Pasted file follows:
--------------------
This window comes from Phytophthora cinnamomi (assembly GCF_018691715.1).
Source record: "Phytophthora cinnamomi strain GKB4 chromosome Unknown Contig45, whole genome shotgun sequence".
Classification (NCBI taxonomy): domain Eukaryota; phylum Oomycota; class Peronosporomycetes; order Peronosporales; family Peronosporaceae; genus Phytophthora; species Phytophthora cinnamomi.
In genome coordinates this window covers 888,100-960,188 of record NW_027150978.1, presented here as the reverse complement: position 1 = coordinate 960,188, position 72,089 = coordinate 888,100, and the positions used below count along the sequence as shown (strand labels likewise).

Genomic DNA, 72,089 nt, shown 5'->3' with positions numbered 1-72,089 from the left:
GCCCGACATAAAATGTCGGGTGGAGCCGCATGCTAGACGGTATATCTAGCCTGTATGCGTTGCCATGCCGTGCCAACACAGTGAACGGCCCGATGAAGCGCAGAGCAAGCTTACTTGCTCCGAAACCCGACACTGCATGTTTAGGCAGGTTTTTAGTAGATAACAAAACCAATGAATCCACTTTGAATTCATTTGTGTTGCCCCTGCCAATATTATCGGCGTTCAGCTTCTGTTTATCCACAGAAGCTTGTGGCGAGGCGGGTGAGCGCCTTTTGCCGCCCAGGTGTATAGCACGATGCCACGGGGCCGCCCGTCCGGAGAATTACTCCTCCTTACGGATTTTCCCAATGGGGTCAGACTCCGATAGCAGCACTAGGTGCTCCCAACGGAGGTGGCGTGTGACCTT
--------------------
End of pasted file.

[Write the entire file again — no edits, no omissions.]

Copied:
This window comes from Phytophthora cinnamomi (assembly GCF_018691715.1).
Source record: "Phytophthora cinnamomi strain GKB4 chromosome Unknown Contig45, whole genome shotgun sequence".
Classification (NCBI taxonomy): domain Eukaryota; phylum Oomycota; class Peronosporomycetes; order Peronosporales; family Peronosporaceae; genus Phytophthora; species Phytophthora cinnamomi.
In genome coordinates this window covers 888,100-960,188 of record NW_027150978.1, presented here as the reverse complement: position 1 = coordinate 960,188, position 72,089 = coordinate 888,100, and the positions used below count along the sequence as shown (strand labels likewise).

Genomic DNA, 72,089 nt, shown 5'->3' with positions numbered 1-72,089 from the left:
GCCCGACATAAAATGTCGGGTGGAGCCGCATGCTAGACGGTATATCTAGCCTGTATGCGTTGCCATGCCGTGCCAACACAGTGAACGGCCCGATGAAGCGCAGAGCAAGCTTACTTGCTCCGAAACCCGACACTGCATGTTTAGGCAGGTTTTTAGTAGATAACAAAACCAATGAATCCACTTTGAATTCATTTGTGTTGCCCCTGCCAATATTATCGGCGTTCAGCTTCTGTTTATCCACAGAAGCTTGTGGCGAGGCGGGTGAGCGCCTTTTGCCGCCCAGGTGTATAGCACGATGCCACGGGGCCGCCCGTCCGGAGAATTACTCCTCCTTACGGATTTTCCCAATGGGGTCAGACTCCGATAGCAGCACTAGGTGCTCCCAACGGAGGTGGCGTGTGACCTT